Author: Bohumil Králík
Did you enjoy this match?PHOTO: DAZN
The boxing match between reigning heavyweight champion Tyson Fury and MMA star Francis Ngannou offered a shocker in which the British favorite came close. But the match was primarily supposed to be a commercial blockbuster. According to one of the insiders, however, it was a spectacular flop in terms of PPV (paid broadcast) sales. However, exactly the opposite conclusions are beginning to appear from the appointed places.
Fury’s duel with Ngannou created a stir throughout the sports world, but according to combat sports pundit and behind-the-scenes expert Dave Meltzer, its viewership fell far short of expectations.
“The PPV sales were nowhere near Canelo (Álvarez) or (Nate) Diaz vs. Jake Paul. I’m yet to get the exact numbers, but it’s pretty sure they’re going to be terrible,” Meltzer told Wrestling Observer Radio.
By the way, Jake Paul claimed that he sold 800,000 PPVs for his fight with Tommy Fury, and 450,000 people then, according to him, bought the broadcast of his fight with Diaz. Canelo’s title fight with Jermell Charle should have paid for 700,000 fans via streaming services.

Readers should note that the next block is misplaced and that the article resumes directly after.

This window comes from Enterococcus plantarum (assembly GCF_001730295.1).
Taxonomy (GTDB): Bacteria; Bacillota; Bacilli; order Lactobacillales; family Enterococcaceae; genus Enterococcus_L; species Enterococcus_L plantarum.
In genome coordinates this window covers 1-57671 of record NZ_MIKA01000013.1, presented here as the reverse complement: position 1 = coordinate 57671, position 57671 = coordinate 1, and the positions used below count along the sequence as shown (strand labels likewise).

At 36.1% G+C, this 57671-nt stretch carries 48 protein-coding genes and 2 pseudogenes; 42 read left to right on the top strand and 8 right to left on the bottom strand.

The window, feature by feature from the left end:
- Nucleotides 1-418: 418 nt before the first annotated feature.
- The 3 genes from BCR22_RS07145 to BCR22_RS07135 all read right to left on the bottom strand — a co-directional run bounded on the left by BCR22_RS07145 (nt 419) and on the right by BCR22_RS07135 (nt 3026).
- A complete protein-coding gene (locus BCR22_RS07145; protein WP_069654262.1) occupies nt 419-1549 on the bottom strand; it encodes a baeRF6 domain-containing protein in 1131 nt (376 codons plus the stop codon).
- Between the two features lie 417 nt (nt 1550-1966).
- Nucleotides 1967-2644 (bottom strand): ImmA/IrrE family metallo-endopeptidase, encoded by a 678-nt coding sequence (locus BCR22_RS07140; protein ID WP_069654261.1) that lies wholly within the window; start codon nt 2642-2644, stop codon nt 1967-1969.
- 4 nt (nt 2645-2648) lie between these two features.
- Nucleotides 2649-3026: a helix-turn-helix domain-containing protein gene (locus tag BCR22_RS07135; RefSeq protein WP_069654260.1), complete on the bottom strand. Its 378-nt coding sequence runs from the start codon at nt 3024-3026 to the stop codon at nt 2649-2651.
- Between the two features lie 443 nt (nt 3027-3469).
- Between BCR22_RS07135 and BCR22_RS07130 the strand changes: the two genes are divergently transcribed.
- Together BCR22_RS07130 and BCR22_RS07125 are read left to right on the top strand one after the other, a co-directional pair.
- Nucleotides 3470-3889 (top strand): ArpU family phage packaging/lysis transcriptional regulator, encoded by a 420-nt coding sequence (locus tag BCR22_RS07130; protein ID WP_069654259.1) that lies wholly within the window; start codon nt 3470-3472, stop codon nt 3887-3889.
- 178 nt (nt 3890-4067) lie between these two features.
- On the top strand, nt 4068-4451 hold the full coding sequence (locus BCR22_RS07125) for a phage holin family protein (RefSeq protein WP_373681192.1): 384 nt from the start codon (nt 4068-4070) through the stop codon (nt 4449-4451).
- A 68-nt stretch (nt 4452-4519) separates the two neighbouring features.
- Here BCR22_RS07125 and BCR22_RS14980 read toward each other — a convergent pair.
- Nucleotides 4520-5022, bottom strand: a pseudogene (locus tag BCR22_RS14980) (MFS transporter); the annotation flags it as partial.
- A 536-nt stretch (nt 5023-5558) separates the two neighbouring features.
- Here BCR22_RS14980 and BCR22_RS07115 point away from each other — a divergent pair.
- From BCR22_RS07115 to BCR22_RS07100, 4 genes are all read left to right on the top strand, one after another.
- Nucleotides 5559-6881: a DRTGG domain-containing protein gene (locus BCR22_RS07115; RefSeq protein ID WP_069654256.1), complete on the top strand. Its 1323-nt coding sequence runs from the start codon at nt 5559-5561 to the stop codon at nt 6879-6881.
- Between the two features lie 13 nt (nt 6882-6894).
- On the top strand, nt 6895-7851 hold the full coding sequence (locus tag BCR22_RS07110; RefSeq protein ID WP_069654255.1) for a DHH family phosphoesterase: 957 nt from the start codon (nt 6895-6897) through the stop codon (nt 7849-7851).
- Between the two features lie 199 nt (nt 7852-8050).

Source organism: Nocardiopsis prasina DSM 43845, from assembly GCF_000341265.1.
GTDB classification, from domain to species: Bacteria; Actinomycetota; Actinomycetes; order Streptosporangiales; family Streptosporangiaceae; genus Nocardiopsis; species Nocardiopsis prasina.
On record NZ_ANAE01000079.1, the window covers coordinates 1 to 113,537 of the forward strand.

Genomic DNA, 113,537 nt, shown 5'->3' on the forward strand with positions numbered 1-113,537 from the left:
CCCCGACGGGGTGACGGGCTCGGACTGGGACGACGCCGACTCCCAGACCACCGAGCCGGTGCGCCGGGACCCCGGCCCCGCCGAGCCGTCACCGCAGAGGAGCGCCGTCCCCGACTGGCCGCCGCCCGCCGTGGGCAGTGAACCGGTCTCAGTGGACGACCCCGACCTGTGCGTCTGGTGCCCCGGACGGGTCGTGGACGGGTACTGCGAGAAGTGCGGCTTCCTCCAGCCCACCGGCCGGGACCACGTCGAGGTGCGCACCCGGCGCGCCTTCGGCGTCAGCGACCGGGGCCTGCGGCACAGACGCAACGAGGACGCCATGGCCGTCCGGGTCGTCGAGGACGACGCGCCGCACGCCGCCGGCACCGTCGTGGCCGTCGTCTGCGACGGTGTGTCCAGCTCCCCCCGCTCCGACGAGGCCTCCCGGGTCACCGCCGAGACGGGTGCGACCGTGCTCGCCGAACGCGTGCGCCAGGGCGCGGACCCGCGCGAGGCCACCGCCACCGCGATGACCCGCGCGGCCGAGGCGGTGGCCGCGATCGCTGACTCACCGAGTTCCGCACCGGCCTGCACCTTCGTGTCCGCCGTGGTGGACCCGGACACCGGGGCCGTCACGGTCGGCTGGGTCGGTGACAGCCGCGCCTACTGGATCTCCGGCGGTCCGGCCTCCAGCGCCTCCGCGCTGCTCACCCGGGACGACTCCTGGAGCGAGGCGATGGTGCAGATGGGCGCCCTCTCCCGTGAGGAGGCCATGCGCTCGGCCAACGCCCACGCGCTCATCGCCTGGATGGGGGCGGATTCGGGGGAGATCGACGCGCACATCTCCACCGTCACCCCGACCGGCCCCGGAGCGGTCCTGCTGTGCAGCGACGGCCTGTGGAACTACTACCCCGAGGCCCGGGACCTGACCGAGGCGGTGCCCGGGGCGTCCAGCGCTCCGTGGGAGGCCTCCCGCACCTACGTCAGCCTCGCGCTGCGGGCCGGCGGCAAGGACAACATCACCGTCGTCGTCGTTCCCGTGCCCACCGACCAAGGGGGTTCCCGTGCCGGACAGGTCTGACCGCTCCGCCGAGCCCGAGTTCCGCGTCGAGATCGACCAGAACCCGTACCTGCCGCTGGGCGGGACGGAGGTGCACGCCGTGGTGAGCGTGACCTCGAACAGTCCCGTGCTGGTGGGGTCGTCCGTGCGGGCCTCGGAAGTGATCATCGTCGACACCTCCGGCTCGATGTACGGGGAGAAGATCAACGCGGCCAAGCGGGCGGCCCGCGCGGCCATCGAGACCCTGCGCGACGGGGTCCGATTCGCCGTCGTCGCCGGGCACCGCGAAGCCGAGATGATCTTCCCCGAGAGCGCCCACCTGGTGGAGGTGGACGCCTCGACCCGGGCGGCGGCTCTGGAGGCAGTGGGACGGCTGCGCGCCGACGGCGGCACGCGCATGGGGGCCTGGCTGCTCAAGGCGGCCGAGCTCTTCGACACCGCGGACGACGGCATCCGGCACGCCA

In Great Britain, people had to pay 21.95 pounds (approx. 600 CZK) for the PPV broadcast of the Fury – Ngannou battle via the TNT Sports Box Office service, and in the USA, 79.99 dollars (over 1700 CZK) via ESPN+.
Half a million paying in the UK alone?
However, Meltzer’s claim was strongly rejected by Turki Alalšich, who organized the event in Saudi Arabia with Fury in the lead role.
“So far, I only have numbers from DAZN, which has over 200,000 subscribers, and this fight only covered the market outside the US, Great Britain, Australia, the Middle East and Africa. I think and I hope this will be one of the most watched pay-per-view fights in history,” Alalšich told The MMA Hour.
Although PPV numbers for UFC fights traditionally remain far behind buys from premium boxing events, Meltzer claims that the Fury-Ngannou fight did not even sell 70,000 streams combined through TV PPV sales and ESPN+.
Although Meltzer is recognized as a man who has the ability to look into similar statistics, in this case, his data is not very trusted on the scene. For example, according to World Boxing News, it is estimated that around half a million people paid for the broadcast in Great Britain alone.
Sales numbers cannot be officially verified unless the broadcasters themselves publish them. In addition, perhaps in the case of the Fury vs. Ngannou eventually runs out. Because in the public space, especially on social networks, the prevailing opinion is that this cross over fight was a flop in terms of stream sales.
Especially when the possibility of retaliation is looming, it is quite likely that the promoters and owners of the broadcast rights will not want to let the opinion that it was an economic problem prevail spontaneously.